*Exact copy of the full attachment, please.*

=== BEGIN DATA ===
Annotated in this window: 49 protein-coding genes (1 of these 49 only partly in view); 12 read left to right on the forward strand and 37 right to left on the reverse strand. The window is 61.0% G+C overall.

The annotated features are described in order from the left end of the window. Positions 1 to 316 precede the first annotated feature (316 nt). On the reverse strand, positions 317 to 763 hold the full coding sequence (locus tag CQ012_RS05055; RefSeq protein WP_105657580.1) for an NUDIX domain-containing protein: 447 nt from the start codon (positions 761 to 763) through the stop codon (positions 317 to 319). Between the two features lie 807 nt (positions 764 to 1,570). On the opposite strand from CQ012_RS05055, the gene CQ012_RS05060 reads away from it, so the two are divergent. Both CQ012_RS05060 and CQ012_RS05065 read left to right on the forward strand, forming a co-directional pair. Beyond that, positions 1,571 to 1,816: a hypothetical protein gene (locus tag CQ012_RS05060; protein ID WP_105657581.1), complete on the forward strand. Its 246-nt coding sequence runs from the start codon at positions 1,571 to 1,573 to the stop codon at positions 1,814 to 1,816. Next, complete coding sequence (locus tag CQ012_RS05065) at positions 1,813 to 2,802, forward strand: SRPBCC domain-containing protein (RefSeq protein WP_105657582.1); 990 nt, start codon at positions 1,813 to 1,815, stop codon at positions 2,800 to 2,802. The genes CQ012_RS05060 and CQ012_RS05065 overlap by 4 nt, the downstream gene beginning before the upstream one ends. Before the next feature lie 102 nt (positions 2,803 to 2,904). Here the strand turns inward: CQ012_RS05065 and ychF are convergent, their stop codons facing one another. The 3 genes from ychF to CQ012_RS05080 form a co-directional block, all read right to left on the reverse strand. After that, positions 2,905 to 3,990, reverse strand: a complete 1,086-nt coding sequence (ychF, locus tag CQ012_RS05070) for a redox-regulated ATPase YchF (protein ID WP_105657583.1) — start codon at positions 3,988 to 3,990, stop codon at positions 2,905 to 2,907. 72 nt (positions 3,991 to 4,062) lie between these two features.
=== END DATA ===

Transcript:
Annotated in this window: 49 protein-coding genes (1 of these 49 only partly in view); 12 read left to right on the forward strand and 37 right to left on the reverse strand. The window is 61.0% G+C overall.

The annotated features are described in order from the left end of the window. Positions 1 to 316 precede the first annotated feature (316 nt). On the reverse strand, positions 317 to 763 hold the full coding sequence (locus tag CQ012_RS05055; RefSeq protein WP_105657580.1) for an NUDIX domain-containing protein: 447 nt from the start codon (positions 761 to 763) through the stop codon (positions 317 to 319). Between the two features lie 807 nt (positions 764 to 1,570). On the opposite strand from CQ012_RS05055, the gene CQ012_RS05060 reads away from it, so the two are divergent. Both CQ012_RS05060 and CQ012_RS05065 read left to right on the forward strand, forming a co-directional pair. Beyond that, positions 1,571 to 1,816: a hypothetical protein gene (locus tag CQ012_RS05060; protein ID WP_105657581.1), complete on the forward strand. Its 246-nt coding sequence runs from the start codon at positions 1,571 to 1,573 to the stop codon at positions 1,814 to 1,816. Next, complete coding sequence (locus tag CQ012_RS05065) at positions 1,813 to 2,802, forward strand: SRPBCC domain-containing protein (RefSeq protein WP_105657582.1); 990 nt, start codon at positions 1,813 to 1,815, stop codon at positions 2,800 to 2,802. The genes CQ012_RS05060 and CQ012_RS05065 overlap by 4 nt, the downstream gene beginning before the upstream one ends. Before the next feature lie 102 nt (positions 2,803 to 2,904). Here the strand turns inward: CQ012_RS05065 and ychF are convergent, their stop codons facing one another. The 3 genes from ychF to CQ012_RS05080 form a co-directional block, all read right to left on the reverse strand. After that, positions 2,905 to 3,990, reverse strand: a complete 1,086-nt coding sequence (ychF, locus tag CQ012_RS05070) for a redox-regulated ATPase YchF (protein ID WP_105657583.1) — start codon at positions 3,988 to 3,990, stop codon at positions 2,905 to 2,907. 72 nt (positions 3,991 to 4,062) lie between these two features.